Autopsy of a Startup. Part 1 – The Backstory and plan

So, last summer I started a new business and it crashed and burned. Well, not really. I only halfway started it and it only halfway crashed and burned – the former is probably the reason for the latter, actually. Frankly, the entire experience is full of entrepreneurial cliches like “fail quickly if you’re going to fail!” and “always have a partner!” and so on and so forth. Truthfully though, there were a number of lessons to be learned (as there always are). Some I had learned before and hadn’t remembered (doh!) and some were new. Here’s the story…

In May I read an article in Inc. magazine about some guys in Ohio who started a company selling discount cards for golf courses. Basically they sold the cards online and at some of the course pro shops and the buyer was entitled to various discounts on green fees, range balls, etc. The numbers in the article were appealing: they were working three markets and had generated about $320k in sales in 2009. That’s not bad at all for a niche product with very little need recurring cost outside of marketing. I decided to dig a little deeper….

The golf discount card is a fairly common business in a lot of markets. But in my market, Austin, there is nothing like it. So I fiddled around with some ideas and talked it over with some of my sounding boards and decided I’d make a go of it. I built the website (HERE) in two days while sitting in the hospital with my wife as she had our first child. I had a friend set up a meeting with a club pro at a course in town and I met with him to pitch the site/product. The reception was lukewarm. He asked me for more details and data. Over the next month I put together a fairly sharp powerpoint presentation that I thought was pretty sharp. It included a product summary, marketing data, our plan of attach, anticipated sales, etc.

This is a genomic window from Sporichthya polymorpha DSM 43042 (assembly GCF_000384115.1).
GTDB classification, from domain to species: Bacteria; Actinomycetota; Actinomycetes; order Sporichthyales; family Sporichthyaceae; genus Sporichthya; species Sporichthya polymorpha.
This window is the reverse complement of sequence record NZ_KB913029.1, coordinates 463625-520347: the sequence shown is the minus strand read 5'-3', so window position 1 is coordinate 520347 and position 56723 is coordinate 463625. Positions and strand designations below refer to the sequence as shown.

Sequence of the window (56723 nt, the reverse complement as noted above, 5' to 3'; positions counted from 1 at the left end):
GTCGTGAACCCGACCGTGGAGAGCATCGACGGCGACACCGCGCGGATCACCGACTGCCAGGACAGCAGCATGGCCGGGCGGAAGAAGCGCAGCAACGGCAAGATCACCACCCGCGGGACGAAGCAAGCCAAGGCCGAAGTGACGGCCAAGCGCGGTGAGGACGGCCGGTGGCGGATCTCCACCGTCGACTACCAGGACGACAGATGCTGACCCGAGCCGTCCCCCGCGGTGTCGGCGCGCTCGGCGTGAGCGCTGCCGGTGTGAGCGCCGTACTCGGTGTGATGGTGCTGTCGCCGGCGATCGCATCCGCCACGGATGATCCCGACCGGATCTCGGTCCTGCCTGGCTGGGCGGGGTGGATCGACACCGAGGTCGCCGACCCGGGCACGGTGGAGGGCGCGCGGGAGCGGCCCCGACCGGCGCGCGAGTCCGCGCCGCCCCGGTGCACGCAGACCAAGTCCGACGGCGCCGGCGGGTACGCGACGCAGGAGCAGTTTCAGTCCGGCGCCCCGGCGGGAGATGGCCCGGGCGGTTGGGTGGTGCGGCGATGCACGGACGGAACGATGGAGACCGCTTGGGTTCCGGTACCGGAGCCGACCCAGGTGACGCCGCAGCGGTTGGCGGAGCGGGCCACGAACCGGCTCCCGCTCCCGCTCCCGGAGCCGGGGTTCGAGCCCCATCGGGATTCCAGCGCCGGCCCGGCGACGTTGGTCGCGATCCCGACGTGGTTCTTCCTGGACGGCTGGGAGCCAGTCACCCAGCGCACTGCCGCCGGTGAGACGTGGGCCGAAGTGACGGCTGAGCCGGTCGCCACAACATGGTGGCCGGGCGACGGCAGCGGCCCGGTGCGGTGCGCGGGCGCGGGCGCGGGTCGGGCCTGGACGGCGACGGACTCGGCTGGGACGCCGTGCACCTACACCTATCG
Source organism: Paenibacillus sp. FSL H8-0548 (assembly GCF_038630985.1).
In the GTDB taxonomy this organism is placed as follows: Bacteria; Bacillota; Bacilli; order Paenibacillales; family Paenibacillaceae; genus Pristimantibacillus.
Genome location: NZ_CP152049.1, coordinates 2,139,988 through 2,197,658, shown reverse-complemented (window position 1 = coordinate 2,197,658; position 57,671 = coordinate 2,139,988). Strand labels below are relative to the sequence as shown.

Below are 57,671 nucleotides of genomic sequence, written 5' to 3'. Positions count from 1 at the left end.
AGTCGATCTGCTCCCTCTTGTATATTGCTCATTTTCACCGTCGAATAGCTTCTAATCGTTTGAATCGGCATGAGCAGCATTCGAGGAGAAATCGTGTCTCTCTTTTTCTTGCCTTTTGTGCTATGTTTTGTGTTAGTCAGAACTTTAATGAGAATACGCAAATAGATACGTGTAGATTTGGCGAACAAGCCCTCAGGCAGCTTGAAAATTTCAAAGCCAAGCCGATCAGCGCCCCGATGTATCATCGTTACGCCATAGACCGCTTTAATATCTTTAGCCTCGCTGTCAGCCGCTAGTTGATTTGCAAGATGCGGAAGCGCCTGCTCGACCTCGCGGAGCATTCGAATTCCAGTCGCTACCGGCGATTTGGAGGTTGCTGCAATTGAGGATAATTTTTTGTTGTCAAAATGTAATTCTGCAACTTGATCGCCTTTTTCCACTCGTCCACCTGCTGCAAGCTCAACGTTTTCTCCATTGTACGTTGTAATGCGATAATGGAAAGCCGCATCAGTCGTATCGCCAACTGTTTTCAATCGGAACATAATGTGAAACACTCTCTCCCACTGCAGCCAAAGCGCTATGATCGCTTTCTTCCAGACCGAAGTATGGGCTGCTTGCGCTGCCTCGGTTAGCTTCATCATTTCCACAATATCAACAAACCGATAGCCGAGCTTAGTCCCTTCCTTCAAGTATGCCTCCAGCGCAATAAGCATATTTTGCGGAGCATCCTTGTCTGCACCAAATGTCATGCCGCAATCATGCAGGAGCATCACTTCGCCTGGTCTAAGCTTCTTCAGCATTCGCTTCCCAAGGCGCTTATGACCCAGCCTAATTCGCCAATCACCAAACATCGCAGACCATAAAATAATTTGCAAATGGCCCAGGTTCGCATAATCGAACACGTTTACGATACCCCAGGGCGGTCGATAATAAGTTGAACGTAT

See the Powerpoint Here

I sent the document to the first guy I met with and never heard back. My mutual friend would later tell me that “the owners didn’t want to do it.” I emailed and called 12 other public courses in the area and had only one response. I met with her and she was VERY enthusiastic. Come to find out her course was owned by a company that had three area courses and they had a management meeting the following day. She would discuss it with them and I should follow up the beginning of the next week, she said. Next week came and went and my emails were left unanswered and phone messages left unreturned.

My entire gameplan was centered around getting launched between Halloween and Thanksgiving and running a Groupon or Living Social voucher for half off the $80 sales price. I’d take that money and produce a couple 30 second TV spots and run them on HGTV and Food Network between Thanksgiving and Christmas with hopes that wives would buy the voucher online for their husbands/boyfriends for Christmas.

But since I couldn’t a single course signed up, let alone the 8 or 10 I needed to actually have a viable product, I stopped working on the project.

Next: Part 2 – What went wrong


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